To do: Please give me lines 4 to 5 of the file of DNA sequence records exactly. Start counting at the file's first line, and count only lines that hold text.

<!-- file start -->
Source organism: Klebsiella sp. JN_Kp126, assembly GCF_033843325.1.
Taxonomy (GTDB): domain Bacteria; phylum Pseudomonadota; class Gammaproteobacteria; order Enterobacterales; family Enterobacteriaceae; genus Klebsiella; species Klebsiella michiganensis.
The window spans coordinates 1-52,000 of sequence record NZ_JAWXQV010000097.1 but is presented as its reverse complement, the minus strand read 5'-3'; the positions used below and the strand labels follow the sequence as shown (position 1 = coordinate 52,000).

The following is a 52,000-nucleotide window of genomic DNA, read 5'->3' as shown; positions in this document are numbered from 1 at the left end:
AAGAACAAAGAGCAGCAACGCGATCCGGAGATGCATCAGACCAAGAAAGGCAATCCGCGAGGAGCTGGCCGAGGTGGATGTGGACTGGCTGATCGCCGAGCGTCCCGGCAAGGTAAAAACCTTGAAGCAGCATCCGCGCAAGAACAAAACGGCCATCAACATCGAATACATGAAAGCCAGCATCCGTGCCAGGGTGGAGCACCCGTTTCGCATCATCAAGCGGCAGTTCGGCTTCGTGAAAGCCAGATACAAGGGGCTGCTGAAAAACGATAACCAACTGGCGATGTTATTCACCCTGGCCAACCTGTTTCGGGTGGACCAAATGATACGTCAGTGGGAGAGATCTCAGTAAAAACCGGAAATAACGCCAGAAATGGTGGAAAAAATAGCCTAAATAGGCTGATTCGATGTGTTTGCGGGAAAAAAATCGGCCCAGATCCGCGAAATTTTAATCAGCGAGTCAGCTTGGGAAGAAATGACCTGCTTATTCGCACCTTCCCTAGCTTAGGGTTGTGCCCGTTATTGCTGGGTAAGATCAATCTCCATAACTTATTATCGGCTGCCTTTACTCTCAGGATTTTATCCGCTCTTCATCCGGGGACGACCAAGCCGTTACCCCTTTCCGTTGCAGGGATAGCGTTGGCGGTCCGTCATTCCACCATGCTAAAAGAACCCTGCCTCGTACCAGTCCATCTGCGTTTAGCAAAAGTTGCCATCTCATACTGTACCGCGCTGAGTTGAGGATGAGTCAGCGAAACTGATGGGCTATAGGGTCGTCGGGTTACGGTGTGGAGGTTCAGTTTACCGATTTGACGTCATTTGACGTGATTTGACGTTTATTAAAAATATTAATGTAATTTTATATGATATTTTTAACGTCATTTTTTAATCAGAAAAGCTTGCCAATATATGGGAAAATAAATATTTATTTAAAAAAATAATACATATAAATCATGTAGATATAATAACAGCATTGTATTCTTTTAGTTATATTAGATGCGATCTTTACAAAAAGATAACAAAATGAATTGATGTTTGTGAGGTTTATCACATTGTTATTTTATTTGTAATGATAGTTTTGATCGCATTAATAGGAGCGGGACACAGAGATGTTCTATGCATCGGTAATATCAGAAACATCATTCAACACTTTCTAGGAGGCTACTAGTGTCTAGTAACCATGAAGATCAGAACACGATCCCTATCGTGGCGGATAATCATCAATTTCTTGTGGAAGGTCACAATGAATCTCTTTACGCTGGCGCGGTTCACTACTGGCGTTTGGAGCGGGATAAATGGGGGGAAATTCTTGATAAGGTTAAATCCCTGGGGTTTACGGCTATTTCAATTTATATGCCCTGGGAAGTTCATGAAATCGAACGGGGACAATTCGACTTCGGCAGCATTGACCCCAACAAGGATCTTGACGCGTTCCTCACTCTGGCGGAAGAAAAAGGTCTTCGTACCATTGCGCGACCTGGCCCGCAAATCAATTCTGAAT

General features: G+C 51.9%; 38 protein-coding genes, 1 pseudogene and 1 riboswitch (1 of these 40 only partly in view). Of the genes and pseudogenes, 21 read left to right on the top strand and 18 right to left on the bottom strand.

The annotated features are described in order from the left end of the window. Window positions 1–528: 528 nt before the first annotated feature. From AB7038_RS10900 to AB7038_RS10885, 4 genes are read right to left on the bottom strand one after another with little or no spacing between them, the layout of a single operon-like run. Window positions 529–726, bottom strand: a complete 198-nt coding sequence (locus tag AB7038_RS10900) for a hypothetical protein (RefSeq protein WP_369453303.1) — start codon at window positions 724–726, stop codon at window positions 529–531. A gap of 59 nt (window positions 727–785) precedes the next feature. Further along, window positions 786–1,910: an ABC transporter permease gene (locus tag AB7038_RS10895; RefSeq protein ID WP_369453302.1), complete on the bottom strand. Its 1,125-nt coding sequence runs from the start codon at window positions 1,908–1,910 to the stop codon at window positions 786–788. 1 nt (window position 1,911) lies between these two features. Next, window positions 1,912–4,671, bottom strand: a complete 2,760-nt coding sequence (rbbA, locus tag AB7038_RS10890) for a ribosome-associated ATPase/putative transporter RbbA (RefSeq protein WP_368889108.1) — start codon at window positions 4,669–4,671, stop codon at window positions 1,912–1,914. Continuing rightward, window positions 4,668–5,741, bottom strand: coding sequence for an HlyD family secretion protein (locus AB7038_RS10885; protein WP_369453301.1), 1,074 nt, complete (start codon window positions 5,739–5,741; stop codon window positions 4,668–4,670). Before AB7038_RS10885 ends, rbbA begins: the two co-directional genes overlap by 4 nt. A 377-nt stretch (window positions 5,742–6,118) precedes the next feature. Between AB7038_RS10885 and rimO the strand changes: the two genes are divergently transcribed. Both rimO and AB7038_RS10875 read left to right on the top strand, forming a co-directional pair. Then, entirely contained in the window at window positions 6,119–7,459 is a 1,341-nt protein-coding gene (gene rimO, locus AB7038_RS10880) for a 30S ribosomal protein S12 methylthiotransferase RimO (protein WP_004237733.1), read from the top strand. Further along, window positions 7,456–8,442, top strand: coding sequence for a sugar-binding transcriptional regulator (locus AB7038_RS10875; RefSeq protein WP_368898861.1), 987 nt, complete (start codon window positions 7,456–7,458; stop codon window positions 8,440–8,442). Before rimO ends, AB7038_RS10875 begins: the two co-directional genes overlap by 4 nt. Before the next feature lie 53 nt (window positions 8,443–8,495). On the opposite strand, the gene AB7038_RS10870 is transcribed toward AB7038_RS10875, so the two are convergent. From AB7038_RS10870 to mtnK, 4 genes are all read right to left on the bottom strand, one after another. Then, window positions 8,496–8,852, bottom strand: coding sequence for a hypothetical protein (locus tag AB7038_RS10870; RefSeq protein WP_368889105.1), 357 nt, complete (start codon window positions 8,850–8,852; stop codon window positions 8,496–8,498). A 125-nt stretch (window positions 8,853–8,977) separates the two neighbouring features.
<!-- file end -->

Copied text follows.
The following is a 52,000-nucleotide window of genomic DNA, read 5'->3' as shown; positions in this document are numbered from 1 at the left end:
AAGAACAAAGAGCAGCAACGCGATCCGGAGATGCATCAGACCAAGAAAGGCAATCCGCGAGGAGCTGGCCGAGGTGGATGTGGACTGGCTGATCGCCGAGCGTCCCGGCAAGGTAAAAACCTTGAAGCAGCATCCGCGCAAGAACAAAACGGCCATCAACATCGAATACATGAAAGCCAGCATCCGTGCCAGGGTGGAGCACCCGTTTCGCATCATCAAGCGGCAGTTCGGCTTCGTGAAAGCCAGATACAAGGGGCTGCTGAAAAACGATAACCAACTGGCGATGTTATTCACCCTGGCCAACCTGTTTCGGGTGGACCAAATGATACGTCAGTGGGAGAGATCTCAGTAAAAACCGGAAATAACGCCAGAAATGGTGGAAAAAATAGCCTAAATAGGCTGATTCGATGTGTTTGCGGGAAAAAAATCGGCCCAGATCCGCGAAATTTTAATCAGCGAGTCAGCTTGGGAAGAAATGACCTGCTTATTCGCACCTTCCCTAGCTTAGGGTTGTGCCCGTTATTGCTGGGTAAGATCAATCTCCATAACTTATTATCGGCTGCCTTTACTCTCAGGATTTTATCCGCTCTTCATCCGGGGACGACCAAGCCGTTACCCCTTTCCGTTGCAGGGATAGCGTTGGCGGTCCGTCATTCCACCATGCTAAAAGAACCCTGCCTCGTACCAGTCCATCTGCGTTTAGCAAAAGTTGCCATCTCATACTGTACCGCGCTGAGTTGAGGATGAGTCAGCGAAACTGATGGGCTATAGGGTCGTCGGGTTACGGTGTGGAGGTTCAGTTTACCGATTTGACGTCATTTGACGTGATTTGACGTTTATTAAAAATATTAATGTAATTTTATATGATATTTTTAACGTCATTTTTTAATCAGAAAAGCTTGCCAATATATGGGAAAATAAATATTTATTTAAAAAAATAATACATATAAATCATGTAGATATAATAACAGCATTGTATTCTTTTAGTTATATTAGATGCGATCTTTACAAAAAGATAACAAAATGAATTGATGTTTGTGAGGTTTATCACATTGTTATTTTATTTGTAATGATAGTTTTGATCGCATTAATAGGAGCGGGACACAGAGATGTTCTATGCATCGGTAATATCAGAAACATCATTCAACACTTTCTAGGAGGCTACTAGTGTCTAGTAACCATGAAGATCAGAACACGATCCCTATCGTGGCGGATAATCATCAATTTCTTGTGGAAGGTCACAATGAATCTCTTTACGCTGGCGCGGTTCACTACTGGCGTTTGGAGCGGGATAAATGGGGGGAAATTCTTGATAAGGTTAAATCCCTGGGGTTTACGGCTATTTCAATTTATATGCCCTGGGAAGTTCATGAAATCGAACGGGGACAATTCGACTTCGGCAGCATTGACCCCAACAAGGATCTTGACGCGTTCCTCACTCTGGCGGAAGAAAAAGGTCTTCGTACCATTGCGCGACCTGGCCCGCAAATCAATTCTGAAT